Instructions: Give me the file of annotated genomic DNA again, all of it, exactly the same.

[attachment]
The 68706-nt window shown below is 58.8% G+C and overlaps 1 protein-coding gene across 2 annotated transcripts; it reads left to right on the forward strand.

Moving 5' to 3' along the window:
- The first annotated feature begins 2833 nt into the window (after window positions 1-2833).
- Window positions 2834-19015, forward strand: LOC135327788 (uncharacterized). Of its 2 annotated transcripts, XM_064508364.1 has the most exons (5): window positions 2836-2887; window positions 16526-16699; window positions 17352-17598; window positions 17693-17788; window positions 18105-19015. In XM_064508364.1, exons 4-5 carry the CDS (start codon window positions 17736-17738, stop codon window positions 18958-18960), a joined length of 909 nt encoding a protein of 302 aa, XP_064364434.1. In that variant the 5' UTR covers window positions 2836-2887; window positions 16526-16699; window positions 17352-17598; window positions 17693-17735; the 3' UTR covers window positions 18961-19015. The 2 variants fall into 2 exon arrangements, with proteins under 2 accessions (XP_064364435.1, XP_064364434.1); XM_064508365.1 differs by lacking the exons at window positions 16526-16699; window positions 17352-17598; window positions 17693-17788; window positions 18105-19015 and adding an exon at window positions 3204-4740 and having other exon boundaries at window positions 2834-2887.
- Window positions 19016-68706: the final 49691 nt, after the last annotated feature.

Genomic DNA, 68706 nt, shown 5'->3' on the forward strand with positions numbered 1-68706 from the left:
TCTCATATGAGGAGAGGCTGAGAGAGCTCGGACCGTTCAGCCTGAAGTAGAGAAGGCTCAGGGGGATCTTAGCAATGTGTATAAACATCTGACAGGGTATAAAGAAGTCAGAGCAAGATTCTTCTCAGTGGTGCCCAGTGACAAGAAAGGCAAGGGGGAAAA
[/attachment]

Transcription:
The 68706-nt window shown below is 58.8% G+C and overlaps 1 protein-coding gene across 2 annotated transcripts; it reads left to right on the forward strand.

Moving 5' to 3' along the window:
- The first annotated feature begins 2833 nt into the window (after window positions 1-2833).
- Window positions 2834-19015, forward strand: LOC135327788 (uncharacterized). Of its 2 annotated transcripts, XM_064508364.1 has the most exons (5): window positions 2836-2887; window positions 16526-16699; window positions 17352-17598; window positions 17693-17788; window positions 18105-19015. In XM_064508364.1, exons 4-5 carry the CDS (start codon window positions 17736-17738, stop codon window positions 18958-18960), a joined length of 909 nt encoding a protein of 302 aa, XP_064364434.1. In that variant the 5' UTR covers window positions 2836-2887; window positions 16526-16699; window positions 17352-17598; window positions 17693-17735; the 3' UTR covers window positions 18961-19015. The 2 variants fall into 2 exon arrangements, with proteins under 2 accessions (XP_064364435.1, XP_064364434.1); XM_064508365.1 differs by lacking the exons at window positions 16526-16699; window positions 17352-17598; window positions 17693-17788; window positions 18105-19015 and adding an exon at window positions 3204-4740 and having other exon boundaries at window positions 2834-2887.
- Window positions 19016-68706: the final 49691 nt, after the last annotated feature.

Genomic DNA, 68706 nt, shown 5'->3' on the forward strand with positions numbered 1-68706 from the left:
TCTCATATGAGGAGAGGCTGAGAGAGCTCGGACCGTTCAGCCTGAAGTAGAGAAGGCTCAGGGGGATCTTAGCAATGTGTATAAACATCTGACAGGGTATAAAGAAGTCAGAGCAAGATTCTTCTCAGTGGTGCCCAGTGACAAGAAAGGCAAGGGGGAAAA